A quick glance at the marketing materials and synopsis for Family Honor gives the impression that it must be low-budget sludge exploiting the popularity of The Godfather (1971), and to a certain degree that’s true—Family Honor is a violent story about Italian-Americans seeking justice outside the law. Yet instead of depicting a clan of criminals, Family Honor is about a young policeman urged by his mother and older brother to kill the corrupt cop suspected of murdering the policeman’s father seven years previous. This makes for a somewhat interesting comingling of narrative elements, just as the grubby authenticity of the dialogue and locations leans a bit more toward Scorsese than Coppola, even though Scorsese’s first mob movie, Mean Streets, came out the same year as Family Honor and therefore couldn’t have been an influence.
In any event, Family Honor is a relatively serious piece of work. It doesn’t realize all of its ambitions, but it’s not as disposable as one might think. Part of what makes Family Honor moderately interesting is the exact same thing that neutralizes its efficacy as a thriller—the story meanders into gloomy subplots that more closely resemble character-driven drama than suspenseful pulp. Unfortunately, the filmmakers lack the skill to weave these two types of storytelling together, so whenever Family Honor gets intimate, the story stops dead; similarly, whenever the movie gets exciting, it becomes frustratingly superficial. The action stuff, of course, is predictable—chases and shootouts, with lots of gory gun hits. The dramatic stuff is less formulaic. In between scenes of arguing with his family about the ethics of eye-for-an-eye vengeance, Joe (Anthony Page) helps a female junkie deal with her habit, engaging in long conversations with her about their respective problems. (Fair warning: The junkie storyline includes a lengthy closeup of a needle penetrating scarred flesh.)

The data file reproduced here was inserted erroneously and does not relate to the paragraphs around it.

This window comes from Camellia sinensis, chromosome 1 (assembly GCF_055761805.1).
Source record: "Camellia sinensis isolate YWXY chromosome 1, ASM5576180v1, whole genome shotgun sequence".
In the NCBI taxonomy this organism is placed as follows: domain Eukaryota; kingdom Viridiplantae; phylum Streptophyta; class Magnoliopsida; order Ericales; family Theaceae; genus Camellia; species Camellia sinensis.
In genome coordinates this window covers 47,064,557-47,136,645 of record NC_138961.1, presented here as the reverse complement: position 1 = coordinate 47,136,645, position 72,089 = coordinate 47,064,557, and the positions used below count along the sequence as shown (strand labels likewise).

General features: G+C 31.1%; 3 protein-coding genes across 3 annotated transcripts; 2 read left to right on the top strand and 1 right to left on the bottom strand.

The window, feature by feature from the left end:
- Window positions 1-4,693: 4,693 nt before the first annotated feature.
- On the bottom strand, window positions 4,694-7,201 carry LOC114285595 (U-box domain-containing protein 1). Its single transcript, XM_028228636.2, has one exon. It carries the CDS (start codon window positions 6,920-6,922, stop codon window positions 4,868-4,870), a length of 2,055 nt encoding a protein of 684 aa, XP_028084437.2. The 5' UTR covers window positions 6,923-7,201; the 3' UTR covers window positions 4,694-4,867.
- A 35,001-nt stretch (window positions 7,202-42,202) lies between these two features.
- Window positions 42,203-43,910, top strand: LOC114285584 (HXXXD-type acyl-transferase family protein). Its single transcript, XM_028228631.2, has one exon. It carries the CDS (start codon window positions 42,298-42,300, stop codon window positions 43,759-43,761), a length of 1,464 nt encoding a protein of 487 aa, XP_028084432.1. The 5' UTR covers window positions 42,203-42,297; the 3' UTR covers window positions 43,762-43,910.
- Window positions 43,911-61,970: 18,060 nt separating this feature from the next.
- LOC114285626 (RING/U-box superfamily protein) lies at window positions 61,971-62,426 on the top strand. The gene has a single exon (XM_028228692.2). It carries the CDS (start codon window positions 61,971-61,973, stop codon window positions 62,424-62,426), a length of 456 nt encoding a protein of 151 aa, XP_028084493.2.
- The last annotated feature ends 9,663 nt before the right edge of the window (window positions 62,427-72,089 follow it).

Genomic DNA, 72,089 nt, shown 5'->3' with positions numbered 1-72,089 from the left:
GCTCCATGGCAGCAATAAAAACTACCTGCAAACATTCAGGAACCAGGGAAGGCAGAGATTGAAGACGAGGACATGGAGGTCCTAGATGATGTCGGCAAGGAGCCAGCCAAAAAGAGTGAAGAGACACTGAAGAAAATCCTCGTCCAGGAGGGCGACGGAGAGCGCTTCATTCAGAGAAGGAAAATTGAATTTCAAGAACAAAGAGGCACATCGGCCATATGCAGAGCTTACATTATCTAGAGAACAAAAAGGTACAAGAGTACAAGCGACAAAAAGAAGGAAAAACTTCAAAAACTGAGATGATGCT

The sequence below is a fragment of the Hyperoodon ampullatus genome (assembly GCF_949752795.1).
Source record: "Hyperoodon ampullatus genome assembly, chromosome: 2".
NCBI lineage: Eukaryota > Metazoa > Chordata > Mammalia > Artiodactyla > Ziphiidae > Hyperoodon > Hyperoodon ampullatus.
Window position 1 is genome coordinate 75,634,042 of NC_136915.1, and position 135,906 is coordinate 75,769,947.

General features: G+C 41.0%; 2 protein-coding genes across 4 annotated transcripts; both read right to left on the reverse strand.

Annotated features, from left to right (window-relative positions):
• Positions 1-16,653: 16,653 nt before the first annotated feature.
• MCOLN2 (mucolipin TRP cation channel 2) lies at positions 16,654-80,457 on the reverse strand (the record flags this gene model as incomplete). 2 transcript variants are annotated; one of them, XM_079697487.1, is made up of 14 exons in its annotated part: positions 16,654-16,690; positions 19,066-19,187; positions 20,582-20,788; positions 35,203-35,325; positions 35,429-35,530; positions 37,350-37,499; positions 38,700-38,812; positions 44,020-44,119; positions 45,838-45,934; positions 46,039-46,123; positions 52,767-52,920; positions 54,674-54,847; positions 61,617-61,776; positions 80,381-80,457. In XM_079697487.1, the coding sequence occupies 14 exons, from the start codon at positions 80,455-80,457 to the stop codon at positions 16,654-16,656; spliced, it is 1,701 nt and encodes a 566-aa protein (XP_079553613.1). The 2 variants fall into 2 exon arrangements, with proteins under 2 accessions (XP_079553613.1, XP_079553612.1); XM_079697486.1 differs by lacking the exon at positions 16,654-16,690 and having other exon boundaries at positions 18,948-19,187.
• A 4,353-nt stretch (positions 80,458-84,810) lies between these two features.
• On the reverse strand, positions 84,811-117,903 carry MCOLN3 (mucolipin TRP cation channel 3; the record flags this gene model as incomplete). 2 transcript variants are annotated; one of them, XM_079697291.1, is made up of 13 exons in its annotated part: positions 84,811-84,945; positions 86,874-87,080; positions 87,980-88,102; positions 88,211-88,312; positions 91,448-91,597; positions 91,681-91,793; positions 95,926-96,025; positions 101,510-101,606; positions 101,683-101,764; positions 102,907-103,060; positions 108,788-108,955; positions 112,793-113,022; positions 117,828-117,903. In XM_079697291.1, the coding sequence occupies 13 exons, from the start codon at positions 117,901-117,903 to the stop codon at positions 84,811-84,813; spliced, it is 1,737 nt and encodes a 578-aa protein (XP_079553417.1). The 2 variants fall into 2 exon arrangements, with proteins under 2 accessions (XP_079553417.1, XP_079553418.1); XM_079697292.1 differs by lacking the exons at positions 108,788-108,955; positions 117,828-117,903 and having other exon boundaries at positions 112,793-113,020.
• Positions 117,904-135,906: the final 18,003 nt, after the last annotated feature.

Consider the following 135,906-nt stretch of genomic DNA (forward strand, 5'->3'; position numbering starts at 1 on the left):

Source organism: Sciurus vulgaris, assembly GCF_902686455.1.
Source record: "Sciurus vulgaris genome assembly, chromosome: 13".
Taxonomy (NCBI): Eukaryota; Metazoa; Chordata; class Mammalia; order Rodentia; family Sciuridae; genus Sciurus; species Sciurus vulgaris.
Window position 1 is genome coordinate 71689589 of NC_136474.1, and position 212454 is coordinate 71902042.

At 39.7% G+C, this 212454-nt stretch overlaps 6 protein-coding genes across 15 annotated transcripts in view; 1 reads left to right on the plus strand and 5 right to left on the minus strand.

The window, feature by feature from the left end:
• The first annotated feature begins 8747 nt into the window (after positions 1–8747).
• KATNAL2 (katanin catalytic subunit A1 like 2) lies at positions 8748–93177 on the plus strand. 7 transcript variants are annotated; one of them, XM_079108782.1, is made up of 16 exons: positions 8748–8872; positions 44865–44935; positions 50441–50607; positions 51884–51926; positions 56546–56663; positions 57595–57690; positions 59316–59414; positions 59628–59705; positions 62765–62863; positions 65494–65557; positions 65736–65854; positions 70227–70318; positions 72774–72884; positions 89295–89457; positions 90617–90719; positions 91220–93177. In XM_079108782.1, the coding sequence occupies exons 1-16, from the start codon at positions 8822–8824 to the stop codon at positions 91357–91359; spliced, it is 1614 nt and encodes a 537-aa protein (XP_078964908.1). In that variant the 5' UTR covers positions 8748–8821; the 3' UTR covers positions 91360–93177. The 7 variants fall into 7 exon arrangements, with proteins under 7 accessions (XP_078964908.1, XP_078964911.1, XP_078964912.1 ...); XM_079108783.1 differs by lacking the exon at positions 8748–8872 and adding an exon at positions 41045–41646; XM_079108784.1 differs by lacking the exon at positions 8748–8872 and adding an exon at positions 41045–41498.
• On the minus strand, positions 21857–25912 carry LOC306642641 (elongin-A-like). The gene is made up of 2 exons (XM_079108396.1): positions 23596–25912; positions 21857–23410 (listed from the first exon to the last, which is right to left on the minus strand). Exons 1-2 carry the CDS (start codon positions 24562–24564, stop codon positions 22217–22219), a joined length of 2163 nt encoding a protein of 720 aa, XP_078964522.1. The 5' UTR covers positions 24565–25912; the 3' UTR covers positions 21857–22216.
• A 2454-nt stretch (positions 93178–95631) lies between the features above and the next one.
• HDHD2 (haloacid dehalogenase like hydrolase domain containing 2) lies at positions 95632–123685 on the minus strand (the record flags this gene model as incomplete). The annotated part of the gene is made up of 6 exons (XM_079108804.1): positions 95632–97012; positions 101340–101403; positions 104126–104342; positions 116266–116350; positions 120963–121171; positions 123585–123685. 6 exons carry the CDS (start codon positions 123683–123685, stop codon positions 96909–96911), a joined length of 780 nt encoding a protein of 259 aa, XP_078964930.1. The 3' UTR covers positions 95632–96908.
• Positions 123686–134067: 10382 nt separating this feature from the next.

Leading man Anthony, with his gaunt frame, hollowed-out eyes, and Fu Manchu moustache, cuts a sorta-striking figure, though he seems more suited to the background of a crime flick than the foreground. Perhaps because Anthony lacks charisma, the viewer’s attention gravitates elsewhere—for instance to the flashes of tasty dialogue. (“There’s no proof what Regatti done it, but he done it!”) In sum, your receptivity to Family Honor depends entirely on your tolerance for luxuriating in New York City seediness circa the early ’70s. If nothing else, the movie gives that in abundance.
Family Honor: FUNKY